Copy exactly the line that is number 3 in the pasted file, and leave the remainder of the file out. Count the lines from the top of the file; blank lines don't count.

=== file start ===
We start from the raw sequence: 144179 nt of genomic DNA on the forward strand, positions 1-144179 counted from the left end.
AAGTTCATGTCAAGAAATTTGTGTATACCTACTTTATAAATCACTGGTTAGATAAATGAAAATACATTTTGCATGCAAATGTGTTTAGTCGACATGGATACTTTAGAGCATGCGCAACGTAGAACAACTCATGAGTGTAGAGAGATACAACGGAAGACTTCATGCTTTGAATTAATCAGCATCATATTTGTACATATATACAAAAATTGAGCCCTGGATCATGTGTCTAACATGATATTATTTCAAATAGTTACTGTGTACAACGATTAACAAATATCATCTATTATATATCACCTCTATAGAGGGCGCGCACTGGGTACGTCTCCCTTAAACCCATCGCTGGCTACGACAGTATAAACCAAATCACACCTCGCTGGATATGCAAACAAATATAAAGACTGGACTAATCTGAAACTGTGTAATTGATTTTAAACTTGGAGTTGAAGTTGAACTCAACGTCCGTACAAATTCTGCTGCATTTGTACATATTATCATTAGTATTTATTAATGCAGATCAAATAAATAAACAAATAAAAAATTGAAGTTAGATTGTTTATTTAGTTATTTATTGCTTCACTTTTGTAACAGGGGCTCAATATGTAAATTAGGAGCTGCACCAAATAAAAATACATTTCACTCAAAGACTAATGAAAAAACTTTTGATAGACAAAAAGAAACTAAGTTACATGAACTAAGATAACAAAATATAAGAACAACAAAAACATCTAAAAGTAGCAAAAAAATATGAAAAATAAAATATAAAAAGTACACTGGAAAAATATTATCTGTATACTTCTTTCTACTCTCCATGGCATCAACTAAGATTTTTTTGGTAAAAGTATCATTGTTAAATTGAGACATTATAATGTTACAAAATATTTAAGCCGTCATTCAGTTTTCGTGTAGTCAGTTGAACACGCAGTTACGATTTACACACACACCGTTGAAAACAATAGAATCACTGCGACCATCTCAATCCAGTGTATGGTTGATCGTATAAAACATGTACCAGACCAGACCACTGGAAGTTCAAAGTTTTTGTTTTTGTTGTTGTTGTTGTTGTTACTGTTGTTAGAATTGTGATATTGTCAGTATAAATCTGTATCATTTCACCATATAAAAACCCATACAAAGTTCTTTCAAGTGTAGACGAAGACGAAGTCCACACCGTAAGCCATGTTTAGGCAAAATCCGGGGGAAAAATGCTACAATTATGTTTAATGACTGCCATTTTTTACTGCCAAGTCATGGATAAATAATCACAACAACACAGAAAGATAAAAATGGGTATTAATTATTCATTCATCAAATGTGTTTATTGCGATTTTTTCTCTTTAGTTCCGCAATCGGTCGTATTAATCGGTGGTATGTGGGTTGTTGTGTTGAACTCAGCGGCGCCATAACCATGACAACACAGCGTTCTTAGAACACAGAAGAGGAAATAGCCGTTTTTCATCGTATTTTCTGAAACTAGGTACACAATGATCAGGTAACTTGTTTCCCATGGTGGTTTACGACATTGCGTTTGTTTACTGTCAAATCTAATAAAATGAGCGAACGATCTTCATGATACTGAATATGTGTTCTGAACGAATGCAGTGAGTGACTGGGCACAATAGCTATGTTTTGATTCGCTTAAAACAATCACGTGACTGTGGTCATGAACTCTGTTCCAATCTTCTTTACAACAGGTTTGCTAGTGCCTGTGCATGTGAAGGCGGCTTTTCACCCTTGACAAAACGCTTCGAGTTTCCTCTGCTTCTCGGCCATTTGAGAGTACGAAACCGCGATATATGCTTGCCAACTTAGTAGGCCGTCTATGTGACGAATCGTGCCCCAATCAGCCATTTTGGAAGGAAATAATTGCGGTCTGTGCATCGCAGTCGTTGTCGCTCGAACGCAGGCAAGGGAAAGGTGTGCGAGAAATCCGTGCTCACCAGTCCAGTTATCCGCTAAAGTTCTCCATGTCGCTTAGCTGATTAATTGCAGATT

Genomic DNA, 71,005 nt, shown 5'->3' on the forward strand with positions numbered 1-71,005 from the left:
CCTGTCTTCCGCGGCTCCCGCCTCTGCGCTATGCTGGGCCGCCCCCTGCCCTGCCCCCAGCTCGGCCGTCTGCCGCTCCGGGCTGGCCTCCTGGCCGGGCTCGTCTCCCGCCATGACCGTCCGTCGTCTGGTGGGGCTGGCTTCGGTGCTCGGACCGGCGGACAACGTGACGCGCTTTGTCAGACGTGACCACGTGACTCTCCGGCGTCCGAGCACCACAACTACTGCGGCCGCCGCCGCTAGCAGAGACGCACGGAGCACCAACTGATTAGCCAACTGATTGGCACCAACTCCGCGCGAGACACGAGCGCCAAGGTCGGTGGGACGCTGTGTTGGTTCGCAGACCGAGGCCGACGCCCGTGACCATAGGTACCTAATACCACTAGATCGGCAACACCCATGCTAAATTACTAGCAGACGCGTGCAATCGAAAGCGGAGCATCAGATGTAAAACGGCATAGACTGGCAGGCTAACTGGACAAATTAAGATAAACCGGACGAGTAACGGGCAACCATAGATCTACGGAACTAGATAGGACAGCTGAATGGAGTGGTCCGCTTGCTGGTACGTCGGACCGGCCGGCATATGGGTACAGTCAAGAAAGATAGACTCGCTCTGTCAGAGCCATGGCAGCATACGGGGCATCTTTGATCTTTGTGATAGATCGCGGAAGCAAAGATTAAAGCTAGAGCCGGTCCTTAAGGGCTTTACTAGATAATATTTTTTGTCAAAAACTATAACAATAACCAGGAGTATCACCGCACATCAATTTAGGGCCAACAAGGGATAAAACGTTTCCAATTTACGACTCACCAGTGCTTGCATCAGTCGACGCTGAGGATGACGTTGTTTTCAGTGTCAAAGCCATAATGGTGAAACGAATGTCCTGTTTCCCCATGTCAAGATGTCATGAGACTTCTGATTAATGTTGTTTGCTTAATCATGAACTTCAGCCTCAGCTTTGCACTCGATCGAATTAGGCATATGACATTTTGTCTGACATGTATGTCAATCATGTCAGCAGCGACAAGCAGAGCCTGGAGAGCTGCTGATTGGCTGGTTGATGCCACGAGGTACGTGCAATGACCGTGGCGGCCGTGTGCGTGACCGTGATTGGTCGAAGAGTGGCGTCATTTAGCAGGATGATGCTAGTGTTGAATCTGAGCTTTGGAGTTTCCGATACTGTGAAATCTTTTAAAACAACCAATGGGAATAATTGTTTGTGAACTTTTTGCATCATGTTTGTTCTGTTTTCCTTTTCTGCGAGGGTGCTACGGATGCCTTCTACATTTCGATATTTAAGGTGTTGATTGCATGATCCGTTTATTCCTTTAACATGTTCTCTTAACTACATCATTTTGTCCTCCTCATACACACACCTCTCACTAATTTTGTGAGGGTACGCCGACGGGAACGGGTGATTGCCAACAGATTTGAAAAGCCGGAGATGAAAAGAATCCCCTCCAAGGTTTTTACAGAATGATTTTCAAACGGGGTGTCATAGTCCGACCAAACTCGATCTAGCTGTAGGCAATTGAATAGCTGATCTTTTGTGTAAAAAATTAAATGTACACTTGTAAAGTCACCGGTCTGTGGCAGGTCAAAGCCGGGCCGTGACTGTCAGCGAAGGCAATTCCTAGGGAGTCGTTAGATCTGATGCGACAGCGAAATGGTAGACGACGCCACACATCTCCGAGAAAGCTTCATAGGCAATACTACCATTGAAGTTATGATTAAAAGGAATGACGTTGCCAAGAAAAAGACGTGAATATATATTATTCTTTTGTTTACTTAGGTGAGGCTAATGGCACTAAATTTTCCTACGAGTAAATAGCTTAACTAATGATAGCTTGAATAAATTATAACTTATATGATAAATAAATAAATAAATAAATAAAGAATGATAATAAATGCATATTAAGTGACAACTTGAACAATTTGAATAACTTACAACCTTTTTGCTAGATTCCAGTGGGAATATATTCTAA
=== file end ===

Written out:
Genomic DNA, 71,005 nt, shown 5'->3' on the forward strand with positions numbered 1-71,005 from the left: